Thanks, I asked only to try to help cuz we all speak our own language and I've found out the hard way that I'm prone to assume too much about what the person's intent was.

So, both scoped and irons at 200 yards and about a 5" group with 10 shots. I assume that was the 168gr ammo?

Any time you are troubleshooting accuracy issues you need to return to the basics and look at three areas;
  • The rifle
  • The ammo
  • The shooter

Since you said that there wasn't a lot of difference between irons and scope I would assume (that just might be the death of me yet) that the rifle isn't really the problem. If it were then you should always get the unacceptable groups regardless of ammo or anything else. The ammo is widely accepted as the gold standard to test against so we can assume that it isn't the problem so that only leaves one thing...please don't be offended I don't mean to insult anybody, I'm just trying to help troubleshoot something that most people have great success with and isn't working in this instance.

You mentioned a front rest, what part of the fore end of the rifle was on the rest? You will always get your best accuracy if you place the rest somewhere between just forward of the magazine and the just behind the front sling swivel. Anything farther back...well that's obvious, and anywhere forward of the front sling swivel and you tend to push the barrel around while you are shooting. That will induce inaccuracy and larger groups. Did you use a sling? If so then how tight was it? Some people tighten the sling to the point that it actually flexes the fore end of the stock which torques the muzzle. As you squirm and move the muzzle changes position. What kind of stock? Wood stocks, short of an aluminum frame, are by far the most reliable stock in regards to not flexing. Polymer stocks, especially the newer ones, suck...there is no other way to say it.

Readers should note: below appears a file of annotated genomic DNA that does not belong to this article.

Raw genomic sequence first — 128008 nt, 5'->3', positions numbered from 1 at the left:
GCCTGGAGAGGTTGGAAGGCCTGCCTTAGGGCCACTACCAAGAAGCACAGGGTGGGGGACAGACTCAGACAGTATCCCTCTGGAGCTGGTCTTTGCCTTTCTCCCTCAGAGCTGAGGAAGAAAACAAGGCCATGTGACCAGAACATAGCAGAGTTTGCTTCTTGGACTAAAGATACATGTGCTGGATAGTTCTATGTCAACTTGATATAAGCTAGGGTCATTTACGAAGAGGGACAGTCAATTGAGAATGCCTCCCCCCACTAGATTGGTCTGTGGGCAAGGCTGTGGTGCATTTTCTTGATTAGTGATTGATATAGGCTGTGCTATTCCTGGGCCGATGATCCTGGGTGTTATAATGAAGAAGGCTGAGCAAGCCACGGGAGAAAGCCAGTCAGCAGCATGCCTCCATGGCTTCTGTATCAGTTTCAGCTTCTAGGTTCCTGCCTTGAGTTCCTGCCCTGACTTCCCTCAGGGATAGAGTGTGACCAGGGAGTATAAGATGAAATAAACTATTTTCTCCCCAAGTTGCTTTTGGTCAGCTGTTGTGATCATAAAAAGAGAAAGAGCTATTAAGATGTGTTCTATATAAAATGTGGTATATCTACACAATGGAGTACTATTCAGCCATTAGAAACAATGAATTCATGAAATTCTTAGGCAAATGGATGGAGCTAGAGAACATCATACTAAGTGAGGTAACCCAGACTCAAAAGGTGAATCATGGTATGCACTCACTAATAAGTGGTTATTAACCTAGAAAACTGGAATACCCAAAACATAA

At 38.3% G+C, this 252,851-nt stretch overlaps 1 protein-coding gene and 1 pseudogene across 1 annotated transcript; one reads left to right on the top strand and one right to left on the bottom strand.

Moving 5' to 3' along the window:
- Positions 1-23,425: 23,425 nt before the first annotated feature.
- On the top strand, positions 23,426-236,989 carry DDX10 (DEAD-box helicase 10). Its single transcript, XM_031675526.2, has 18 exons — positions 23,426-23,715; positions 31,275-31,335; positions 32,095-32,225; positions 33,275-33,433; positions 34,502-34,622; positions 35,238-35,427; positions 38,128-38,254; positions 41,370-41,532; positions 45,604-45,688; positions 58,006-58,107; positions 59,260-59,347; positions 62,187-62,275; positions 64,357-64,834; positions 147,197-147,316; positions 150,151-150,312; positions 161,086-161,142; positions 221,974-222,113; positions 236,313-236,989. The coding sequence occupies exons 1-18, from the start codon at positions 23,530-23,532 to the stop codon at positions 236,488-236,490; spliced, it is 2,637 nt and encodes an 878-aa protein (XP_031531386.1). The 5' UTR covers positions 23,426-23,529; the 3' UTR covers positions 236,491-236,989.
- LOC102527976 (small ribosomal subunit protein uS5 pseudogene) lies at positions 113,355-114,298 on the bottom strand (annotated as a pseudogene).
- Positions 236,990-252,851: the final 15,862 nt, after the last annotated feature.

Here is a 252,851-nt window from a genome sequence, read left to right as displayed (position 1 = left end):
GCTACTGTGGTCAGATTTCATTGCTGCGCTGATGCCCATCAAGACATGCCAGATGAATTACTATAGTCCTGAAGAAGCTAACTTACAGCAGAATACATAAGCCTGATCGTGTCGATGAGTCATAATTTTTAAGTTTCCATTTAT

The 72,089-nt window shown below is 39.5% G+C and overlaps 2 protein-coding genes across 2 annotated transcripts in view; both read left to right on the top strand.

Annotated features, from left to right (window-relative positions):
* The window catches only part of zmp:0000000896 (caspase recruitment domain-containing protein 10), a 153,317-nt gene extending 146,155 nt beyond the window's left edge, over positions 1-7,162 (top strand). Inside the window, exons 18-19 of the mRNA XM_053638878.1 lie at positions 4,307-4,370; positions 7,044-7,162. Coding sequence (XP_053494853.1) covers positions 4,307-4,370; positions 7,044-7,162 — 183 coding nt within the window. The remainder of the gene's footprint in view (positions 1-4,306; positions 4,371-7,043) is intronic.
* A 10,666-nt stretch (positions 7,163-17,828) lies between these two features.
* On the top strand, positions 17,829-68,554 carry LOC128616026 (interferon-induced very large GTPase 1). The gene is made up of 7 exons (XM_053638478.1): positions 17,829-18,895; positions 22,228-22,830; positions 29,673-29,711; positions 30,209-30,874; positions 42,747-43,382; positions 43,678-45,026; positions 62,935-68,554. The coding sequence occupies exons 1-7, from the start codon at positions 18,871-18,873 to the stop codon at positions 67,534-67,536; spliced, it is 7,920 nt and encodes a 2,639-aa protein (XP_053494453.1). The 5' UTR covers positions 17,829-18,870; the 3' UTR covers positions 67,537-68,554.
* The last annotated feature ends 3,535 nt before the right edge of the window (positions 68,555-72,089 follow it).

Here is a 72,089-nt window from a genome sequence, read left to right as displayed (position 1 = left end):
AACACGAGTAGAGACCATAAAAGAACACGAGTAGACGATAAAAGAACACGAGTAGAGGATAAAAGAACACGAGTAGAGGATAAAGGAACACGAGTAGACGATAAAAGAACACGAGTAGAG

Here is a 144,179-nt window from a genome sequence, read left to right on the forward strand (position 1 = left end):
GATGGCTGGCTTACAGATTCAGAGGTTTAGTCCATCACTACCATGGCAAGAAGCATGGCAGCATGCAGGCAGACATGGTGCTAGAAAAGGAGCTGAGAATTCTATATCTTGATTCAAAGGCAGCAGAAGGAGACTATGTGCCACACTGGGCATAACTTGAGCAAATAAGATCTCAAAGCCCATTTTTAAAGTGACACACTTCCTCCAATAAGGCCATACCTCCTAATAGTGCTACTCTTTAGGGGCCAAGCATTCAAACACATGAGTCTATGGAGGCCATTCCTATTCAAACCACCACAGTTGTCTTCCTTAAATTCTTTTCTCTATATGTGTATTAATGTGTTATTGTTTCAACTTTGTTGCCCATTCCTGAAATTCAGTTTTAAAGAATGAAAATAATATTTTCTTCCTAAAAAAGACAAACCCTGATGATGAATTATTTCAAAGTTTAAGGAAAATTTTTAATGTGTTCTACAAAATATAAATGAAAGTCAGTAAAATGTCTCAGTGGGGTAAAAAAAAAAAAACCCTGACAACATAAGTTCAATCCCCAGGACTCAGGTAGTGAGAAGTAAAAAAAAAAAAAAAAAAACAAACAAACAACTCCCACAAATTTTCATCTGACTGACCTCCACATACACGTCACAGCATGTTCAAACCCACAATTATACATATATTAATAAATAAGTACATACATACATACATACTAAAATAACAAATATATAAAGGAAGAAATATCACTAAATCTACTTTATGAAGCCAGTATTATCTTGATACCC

On the other hand, I recently looked at a new standard model in a polymer stock and I noticed several areas that could use tweaking to improve accuracy.
  • The hand guard was touching the stock and the front band to the point of being jammed tight.
  • The front band was touching the gas cylinder.
  • The op rod was dinging the receiver on the right side just about where the receiver ring is (the chamber opening).
  • There was no stock liner, just molded plastic and the receiver fit loosely.

The only things that I can think of that could interact with different bullet weights are the twist rate (1:11 should be golden for the 168s), the free bore length in the barrel (different bullet weights usually result in different bullet lengths and that results in different distances for the bullet to jump to the lands). Maybe try a 175gr load and see what happens. Heavier bullets should, theoretically, perform better at longer distances than lighter bullets, and they usually do. So if the 175gr works and the 168gr doesn't then there is something really quirky with the chamber. If the 175gr doesn't work then it seems like all heavier/longer bullets don't work well and then I would still be worried that there is something wrong in the chamber.